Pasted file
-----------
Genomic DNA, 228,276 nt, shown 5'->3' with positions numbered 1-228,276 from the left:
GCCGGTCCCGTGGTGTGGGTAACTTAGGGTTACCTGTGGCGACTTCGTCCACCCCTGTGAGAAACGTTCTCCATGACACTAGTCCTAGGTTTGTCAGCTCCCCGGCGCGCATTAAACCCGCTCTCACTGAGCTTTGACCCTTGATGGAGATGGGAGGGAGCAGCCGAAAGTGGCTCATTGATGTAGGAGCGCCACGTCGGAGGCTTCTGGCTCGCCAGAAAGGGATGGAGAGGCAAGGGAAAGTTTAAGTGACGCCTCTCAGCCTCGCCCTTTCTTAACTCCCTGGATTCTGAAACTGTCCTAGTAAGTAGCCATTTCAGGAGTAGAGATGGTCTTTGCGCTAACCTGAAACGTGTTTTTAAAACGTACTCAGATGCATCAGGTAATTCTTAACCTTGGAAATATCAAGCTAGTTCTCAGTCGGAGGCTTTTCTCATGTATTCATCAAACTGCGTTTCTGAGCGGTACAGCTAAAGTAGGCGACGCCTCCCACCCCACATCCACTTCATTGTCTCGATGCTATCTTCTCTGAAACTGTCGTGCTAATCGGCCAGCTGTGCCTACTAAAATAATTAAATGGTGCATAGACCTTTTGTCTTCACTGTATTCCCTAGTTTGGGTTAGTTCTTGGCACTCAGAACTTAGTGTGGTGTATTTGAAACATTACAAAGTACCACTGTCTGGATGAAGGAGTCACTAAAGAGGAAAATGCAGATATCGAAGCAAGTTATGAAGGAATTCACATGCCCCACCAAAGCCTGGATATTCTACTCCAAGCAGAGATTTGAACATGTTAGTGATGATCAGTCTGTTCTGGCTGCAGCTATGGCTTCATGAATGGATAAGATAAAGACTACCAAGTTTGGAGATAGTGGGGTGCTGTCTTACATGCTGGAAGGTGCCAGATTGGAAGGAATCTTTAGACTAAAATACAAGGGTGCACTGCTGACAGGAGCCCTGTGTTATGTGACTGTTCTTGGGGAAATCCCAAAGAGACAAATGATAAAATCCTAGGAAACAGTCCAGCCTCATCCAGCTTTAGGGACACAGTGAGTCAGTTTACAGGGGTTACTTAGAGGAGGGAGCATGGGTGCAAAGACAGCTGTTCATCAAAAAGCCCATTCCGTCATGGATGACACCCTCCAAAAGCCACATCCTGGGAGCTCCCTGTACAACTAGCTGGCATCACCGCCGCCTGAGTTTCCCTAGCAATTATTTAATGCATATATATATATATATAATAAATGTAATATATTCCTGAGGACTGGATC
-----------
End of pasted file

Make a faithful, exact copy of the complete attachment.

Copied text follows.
Genomic DNA, 228,276 nt, shown 5'->3' with positions numbered 1-228,276 from the left:
GCCGGTCCCGTGGTGTGGGTAACTTAGGGTTACCTGTGGCGACTTCGTCCACCCCTGTGAGAAACGTTCTCCATGACACTAGTCCTAGGTTTGTCAGCTCCCCGGCGCGCATTAAACCCGCTCTCACTGAGCTTTGACCCTTGATGGAGATGGGAGGGAGCAGCCGAAAGTGGCTCATTGATGTAGGAGCGCCACGTCGGAGGCTTCTGGCTCGCCAGAAAGGGATGGAGAGGCAAGGGAAAGTTTAAGTGACGCCTCTCAGCCTCGCCCTTTCTTAACTCCCTGGATTCTGAAACTGTCCTAGTAAGTAGCCATTTCAGGAGTAGAGATGGTCTTTGCGCTAACCTGAAACGTGTTTTTAAAACGTACTCAGATGCATCAGGTAATTCTTAACCTTGGAAATATCAAGCTAGTTCTCAGTCGGAGGCTTTTCTCATGTATTCATCAAACTGCGTTTCTGAGCGGTACAGCTAAAGTAGGCGACGCCTCCCACCCCACATCCACTTCATTGTCTCGATGCTATCTTCTCTGAAACTGTCGTGCTAATCGGCCAGCTGTGCCTACTAAAATAATTAAATGGTGCATAGACCTTTTGTCTTCACTGTATTCCCTAGTTTGGGTTAGTTCTTGGCACTCAGAACTTAGTGTGGTGTATTTGAAACATTACAAAGTACCACTGTCTGGATGAAGGAGTCACTAAAGAGGAAAATGCAGATATCGAAGCAAGTTATGAAGGAATTCACATGCCCCACCAAAGCCTGGATATTCTACTCCAAGCAGAGATTTGAACATGTTAGTGATGATCAGTCTGTTCTGGCTGCAGCTATGGCTTCATGAATGGATAAGATAAAGACTACCAAGTTTGGAGATAGTGGGGTGCTGTCTTACATGCTGGAAGGTGCCAGATTGGAAGGAATCTTTAGACTAAAATACAAGGGTGCACTGCTGACAGGAGCCCTGTGTTATGTGACTGTTCTTGGGGAAATCCCAAAGAGACAAATGATAAAATCCTAGGAAACAGTCCAGCCTCATCCAGCTTTAGGGACACAGTGAGTCAGTTTACAGGGGTTACTTAGAGGAGGGAGCATGGGTGCAAAGACAGCTGTTCATCAAAAAGCCCATTCCGTCATGGATGACACCCTCCAAAAGCCACATCCTGGGAGCTCCCTGTACAACTAGCTGGCATCACCGCCGCCTGAGTTTCCCTAGCAATTATTTAATGCATATATATATATATATAATAAATGTAATATATTCCTGAGGACTGGATC